. A protein-protein interaction network for human inherited ataxias and disorders of Purkinje cell degeneration. Cell. 2006 May 19;125(4):801-14. PubMed.

Recommends

Please login to recommend the paper.

Comments

Make a Comment

To make a comment you must login or register.

Comments on Primary Papers and News

  1. It takes a lot of courage and conviction to undertake large-scale yeast two-hybrid (Y2H) studies, because they result in large harvests of data, with a lot of chaff mixed in with the wheat. Lim et al. have performed a large-scale Y2H study to specifically identify the interaction partners of proteins directly and indirectly implicated in neurodegeneration of cerebellar Purkinje cells, using a number of approaches to minimize the high false negative and false positive rates typically associated with Y2H-based investigations. These approaches included parallel Y2H screens using both cDNA and “ORFeome” libraries and complementary bait/prey and prey/bait screens. In addition, a subset of the predicted interactions was supported by an independent cotransfection/coimmunoprecipitation assay.

    The most important result of this study is that a subset of the 23 proteins directly implicated in Purkinje cell degeneration can be grouped into a tight interaction network, implying that mutations in these (seemingly unrelated) proteins induce neurodegeneration by impinging on the same biological process. The validity of the predicted interaction network was supported by two interesting observations: 1) some of the interacting proteins had been previously identified as genetic modifiers of degeneration in related animal models (a completely independent method using biologically relevant assays), and 2) one of the identified interacting proteins, puratrophin-1, was subsequently implicated in a novel autosomal dominant cerebellar ataxia.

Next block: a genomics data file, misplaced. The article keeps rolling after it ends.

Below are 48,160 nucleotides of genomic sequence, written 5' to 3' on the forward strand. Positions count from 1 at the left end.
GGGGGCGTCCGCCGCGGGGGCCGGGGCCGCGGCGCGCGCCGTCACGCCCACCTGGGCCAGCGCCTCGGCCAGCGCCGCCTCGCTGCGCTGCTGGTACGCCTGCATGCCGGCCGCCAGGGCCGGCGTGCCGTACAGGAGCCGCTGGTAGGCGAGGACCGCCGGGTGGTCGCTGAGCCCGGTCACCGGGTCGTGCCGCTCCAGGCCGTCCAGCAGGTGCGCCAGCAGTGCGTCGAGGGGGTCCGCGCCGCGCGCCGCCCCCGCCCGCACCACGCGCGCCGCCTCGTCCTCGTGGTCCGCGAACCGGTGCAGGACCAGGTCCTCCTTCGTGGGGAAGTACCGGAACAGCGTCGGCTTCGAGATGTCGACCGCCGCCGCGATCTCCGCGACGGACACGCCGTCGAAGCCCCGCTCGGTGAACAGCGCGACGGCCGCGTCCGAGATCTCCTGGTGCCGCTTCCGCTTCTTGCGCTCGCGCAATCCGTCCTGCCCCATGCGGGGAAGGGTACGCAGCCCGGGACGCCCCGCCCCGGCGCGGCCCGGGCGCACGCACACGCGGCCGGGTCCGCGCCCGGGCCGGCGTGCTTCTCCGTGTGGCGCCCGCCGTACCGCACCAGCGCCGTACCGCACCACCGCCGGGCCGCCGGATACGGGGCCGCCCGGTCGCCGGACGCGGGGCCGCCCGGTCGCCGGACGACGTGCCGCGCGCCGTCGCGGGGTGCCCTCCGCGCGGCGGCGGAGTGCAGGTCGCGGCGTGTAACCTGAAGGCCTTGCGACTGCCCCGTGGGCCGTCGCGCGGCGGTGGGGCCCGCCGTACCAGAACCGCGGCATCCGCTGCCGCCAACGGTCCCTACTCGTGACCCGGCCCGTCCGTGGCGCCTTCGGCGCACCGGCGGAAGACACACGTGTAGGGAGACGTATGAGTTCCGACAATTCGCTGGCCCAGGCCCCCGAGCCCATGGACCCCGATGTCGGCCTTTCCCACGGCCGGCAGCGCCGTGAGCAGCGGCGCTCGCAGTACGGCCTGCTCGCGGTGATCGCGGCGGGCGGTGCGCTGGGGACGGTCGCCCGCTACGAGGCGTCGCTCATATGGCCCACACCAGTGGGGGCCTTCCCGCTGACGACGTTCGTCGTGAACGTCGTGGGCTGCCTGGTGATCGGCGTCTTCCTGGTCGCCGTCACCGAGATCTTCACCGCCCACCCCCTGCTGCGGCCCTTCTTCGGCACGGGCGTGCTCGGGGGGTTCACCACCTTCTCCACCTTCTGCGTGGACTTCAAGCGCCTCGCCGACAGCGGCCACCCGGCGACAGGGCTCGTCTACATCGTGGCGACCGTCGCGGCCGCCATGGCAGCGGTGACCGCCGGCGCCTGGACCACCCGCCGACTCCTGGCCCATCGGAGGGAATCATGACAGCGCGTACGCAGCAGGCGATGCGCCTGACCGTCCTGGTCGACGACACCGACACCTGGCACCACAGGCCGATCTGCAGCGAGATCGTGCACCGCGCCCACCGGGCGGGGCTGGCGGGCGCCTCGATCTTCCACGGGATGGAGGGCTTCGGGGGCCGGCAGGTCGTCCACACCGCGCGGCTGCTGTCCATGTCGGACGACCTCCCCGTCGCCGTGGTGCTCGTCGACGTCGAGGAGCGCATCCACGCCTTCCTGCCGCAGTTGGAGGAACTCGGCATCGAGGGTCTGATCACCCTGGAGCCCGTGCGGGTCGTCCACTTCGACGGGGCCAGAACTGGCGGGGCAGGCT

Although important things have been learned by this extensive study, it is unclear if the general approach will be applicable to other neurodegenerative diseases, such as Alzheimer’s. In part, this is due to the relatively few proteins with a strongly supported direct role in AD, thus limiting the extent to which a network could reasonably be developed. It is also possible that the set of disease-associated proteins used in this study might be particularly well suited for this approach. Specifically, I note that in the well-supported interaction subnetwork centered on ATXN1 (Figure 6 in this paper), 4/5 target disease proteins contain glutamine repeats (and hence are susceptible to CAG repeat expansion mutations). It is unknown why these disease-associated proteins contain glutamine repeats, but it is reasonable to assume that these (unexpanded) repeat regions have a biological function, perhaps as an interaction domain allowing modulation of the function of their host protein by other proteins. If this is true, these types of proteins may more readily fall into a sensible interaction network than other sets of disease-associated proteins.